On completion of my PGCE, I worked as a teacher in Jamaica. During one half term break, I was travelling from Kingston to Montego Bay, a tourist resort on the north coast. Some kilometres out of Montego Bay, we heard a mighty bang outside the train – the train had collided with a bakkie that was crossing the track (the driver of the bakkie could easily see the train coming and decided to beat the train, but with fatal results). The bakkie was catapulted into the air and the two passengers in front died on the spot when the bakkie hit the ground and burst into flames. Meanwhile, the two other passengers at the back of the bakkie were thrown out and landed some distance away from the burning truck.

Passengers rushed to the scene but no one could assist in any meaningful way. Except me. I went forward and saw that a man and women lying on the ground. I could see that the man was choking with blood and gasping for air.

From my First Aid course, I knew that his airway was blocked and if a person cannot breathe for four minutes, then he’s as good as dead. I quickly took off my shirt and pushed it down his throat to remove the blood. Once his airway was clear, I then put him in a recovery position so that it would remain clear; again, something that I had learnt before.

The man survived. Now if I had not done that course, I would not have known what to do; like the rest of the crowd I would have been just another spectator!

The injured woman just lay on the ground, silent. Then, I learnt from the course that the quiet ones are often more seriously injured. And it proved to be so in this case. I noticed that she was not breathing so I gave her artificial respiration.  I soon observed that one lung was inhaling and exhaling normally, but the other was not exhaling, as it should. Immediately I came to the conclusion that the lung had been punctured during the accident; again, something that I had learnt in that First Aid course!  She was seriously injured. An ambulance finally arrived, we put her in at the back and I continued to give her artificial respiration until we arrived at the hospital in Montego Bay. Although I had kept her alive up to now, she passed away in front of us on the operating table even after being given an adrenaline shot. Some weeks later, the hospital wrote to me saying that my diagnosis of the woman was as I had thought – a punctured lung – and given the time in getting to the hospital, it would have been unlikely that her life could have been spared.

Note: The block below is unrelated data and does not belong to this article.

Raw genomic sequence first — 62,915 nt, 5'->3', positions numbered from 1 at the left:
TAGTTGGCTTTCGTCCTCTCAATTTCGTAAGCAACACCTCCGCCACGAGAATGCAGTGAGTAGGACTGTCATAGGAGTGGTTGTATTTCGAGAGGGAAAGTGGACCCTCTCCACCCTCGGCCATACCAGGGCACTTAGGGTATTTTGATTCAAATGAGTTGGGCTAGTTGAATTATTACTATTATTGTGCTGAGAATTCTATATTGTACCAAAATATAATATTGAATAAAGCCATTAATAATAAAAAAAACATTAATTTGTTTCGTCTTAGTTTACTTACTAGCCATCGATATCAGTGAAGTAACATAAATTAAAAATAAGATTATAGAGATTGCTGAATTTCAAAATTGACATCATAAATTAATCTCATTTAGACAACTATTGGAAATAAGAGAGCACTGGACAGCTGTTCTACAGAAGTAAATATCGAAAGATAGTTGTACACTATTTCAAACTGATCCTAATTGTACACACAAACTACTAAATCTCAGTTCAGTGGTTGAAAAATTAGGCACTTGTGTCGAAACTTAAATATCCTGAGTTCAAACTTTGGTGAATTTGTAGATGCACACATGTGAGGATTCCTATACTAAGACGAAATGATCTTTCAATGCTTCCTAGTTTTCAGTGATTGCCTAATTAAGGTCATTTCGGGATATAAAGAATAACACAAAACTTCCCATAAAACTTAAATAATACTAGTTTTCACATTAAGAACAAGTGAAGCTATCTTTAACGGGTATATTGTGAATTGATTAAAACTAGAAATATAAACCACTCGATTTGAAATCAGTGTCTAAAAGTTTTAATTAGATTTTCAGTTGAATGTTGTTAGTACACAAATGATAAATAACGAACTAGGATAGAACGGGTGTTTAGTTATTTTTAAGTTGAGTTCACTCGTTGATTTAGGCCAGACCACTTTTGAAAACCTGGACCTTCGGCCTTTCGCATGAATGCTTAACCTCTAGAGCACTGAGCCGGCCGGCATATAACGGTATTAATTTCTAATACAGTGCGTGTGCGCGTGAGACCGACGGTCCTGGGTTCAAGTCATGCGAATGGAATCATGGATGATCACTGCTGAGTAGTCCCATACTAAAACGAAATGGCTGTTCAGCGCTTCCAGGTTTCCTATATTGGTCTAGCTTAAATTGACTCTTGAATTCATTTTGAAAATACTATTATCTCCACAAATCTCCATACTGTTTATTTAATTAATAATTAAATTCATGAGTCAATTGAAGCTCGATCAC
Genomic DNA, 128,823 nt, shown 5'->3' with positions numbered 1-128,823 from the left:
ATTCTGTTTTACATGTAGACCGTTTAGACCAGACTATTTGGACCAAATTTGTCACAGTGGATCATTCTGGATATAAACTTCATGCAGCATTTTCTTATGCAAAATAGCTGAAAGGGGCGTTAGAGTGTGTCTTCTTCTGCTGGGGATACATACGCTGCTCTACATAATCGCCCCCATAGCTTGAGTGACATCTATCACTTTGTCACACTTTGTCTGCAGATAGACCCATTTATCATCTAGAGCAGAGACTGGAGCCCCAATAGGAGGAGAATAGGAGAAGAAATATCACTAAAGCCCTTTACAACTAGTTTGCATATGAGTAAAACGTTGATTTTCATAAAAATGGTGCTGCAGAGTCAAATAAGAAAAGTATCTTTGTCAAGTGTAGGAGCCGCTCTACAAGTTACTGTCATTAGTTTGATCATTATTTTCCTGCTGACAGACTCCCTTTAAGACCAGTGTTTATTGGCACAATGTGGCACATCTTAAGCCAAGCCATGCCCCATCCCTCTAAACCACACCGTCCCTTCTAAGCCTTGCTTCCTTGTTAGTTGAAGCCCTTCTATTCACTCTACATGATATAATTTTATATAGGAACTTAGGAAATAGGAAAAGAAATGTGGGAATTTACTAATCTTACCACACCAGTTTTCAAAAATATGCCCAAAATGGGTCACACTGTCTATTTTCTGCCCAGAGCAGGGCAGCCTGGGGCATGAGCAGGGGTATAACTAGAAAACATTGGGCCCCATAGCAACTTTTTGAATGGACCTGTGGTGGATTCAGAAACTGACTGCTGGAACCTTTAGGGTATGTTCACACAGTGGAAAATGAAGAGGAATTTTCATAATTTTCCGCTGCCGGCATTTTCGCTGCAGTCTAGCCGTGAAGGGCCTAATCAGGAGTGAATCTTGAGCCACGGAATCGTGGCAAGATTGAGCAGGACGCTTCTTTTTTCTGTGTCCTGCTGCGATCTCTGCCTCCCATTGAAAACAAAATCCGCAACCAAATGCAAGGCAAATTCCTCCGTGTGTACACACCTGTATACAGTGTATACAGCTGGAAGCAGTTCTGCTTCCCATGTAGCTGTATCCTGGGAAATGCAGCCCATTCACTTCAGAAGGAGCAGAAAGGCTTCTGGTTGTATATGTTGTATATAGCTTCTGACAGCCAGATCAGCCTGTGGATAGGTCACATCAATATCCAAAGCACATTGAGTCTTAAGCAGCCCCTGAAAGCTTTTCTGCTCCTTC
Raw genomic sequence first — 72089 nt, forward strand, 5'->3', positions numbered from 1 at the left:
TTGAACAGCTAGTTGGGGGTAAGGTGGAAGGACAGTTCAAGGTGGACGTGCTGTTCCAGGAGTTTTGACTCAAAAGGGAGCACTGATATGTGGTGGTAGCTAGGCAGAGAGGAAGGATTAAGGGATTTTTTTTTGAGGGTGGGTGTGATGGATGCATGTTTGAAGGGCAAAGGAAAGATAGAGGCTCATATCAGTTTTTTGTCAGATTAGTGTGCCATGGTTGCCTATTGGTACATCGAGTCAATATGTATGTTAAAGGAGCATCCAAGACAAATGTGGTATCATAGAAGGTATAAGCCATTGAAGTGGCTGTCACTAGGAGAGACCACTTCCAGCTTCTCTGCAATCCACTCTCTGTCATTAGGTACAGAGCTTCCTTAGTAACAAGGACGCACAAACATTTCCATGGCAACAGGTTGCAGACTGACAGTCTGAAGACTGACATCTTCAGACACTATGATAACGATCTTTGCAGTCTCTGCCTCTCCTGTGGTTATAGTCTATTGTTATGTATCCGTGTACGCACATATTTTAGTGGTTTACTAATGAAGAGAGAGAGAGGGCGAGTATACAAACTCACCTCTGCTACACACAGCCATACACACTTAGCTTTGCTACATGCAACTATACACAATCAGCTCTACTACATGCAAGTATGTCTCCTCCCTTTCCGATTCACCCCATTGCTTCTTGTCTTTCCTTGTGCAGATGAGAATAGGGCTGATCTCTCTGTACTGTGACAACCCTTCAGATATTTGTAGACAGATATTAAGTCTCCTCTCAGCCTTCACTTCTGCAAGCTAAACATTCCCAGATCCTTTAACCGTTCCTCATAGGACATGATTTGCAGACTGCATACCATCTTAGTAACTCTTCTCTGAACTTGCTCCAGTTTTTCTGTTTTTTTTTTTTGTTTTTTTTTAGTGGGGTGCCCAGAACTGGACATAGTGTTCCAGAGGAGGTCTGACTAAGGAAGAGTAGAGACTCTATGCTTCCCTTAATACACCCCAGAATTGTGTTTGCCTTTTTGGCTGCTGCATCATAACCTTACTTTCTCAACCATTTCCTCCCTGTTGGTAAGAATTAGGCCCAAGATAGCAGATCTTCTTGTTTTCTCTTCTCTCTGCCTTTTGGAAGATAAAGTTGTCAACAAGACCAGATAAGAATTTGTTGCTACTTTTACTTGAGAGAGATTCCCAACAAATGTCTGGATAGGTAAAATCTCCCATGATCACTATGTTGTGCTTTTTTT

Tertiary institutions also need to focus more on those students who have artistic and creative talents. For example, courses in architecture, design and fashion – let us produce our very own fashion designers who can run fashion shows displaying creative and exciting new designs, not only here, but also on the international stage. So, let us see those catwalks showing off our local talent.

Although courses in media and film (for example, Broadcasting and Journalism, and Media Studies) are offered at the University of Botswana (UB) and Limkokwing, more students, perhaps, could be encouraged to enrol in them. Rather than being fed a diet of monotonous American and South African soaps, such as Dallas and Queen, let us make more of our own. The Btv series, Itshireletse and Pelokgale, clearly show that there are many locals who have ability in acting and we have to nurture it. Of course, we have to start small but perhaps one day we can compete with the Nollywood film industry in Nigeria, the second largest in the world after Hollywood! And musicians and actors have the opportunity to show off their talents at Maitisong, at Maru-a-Pula school in Gaborone.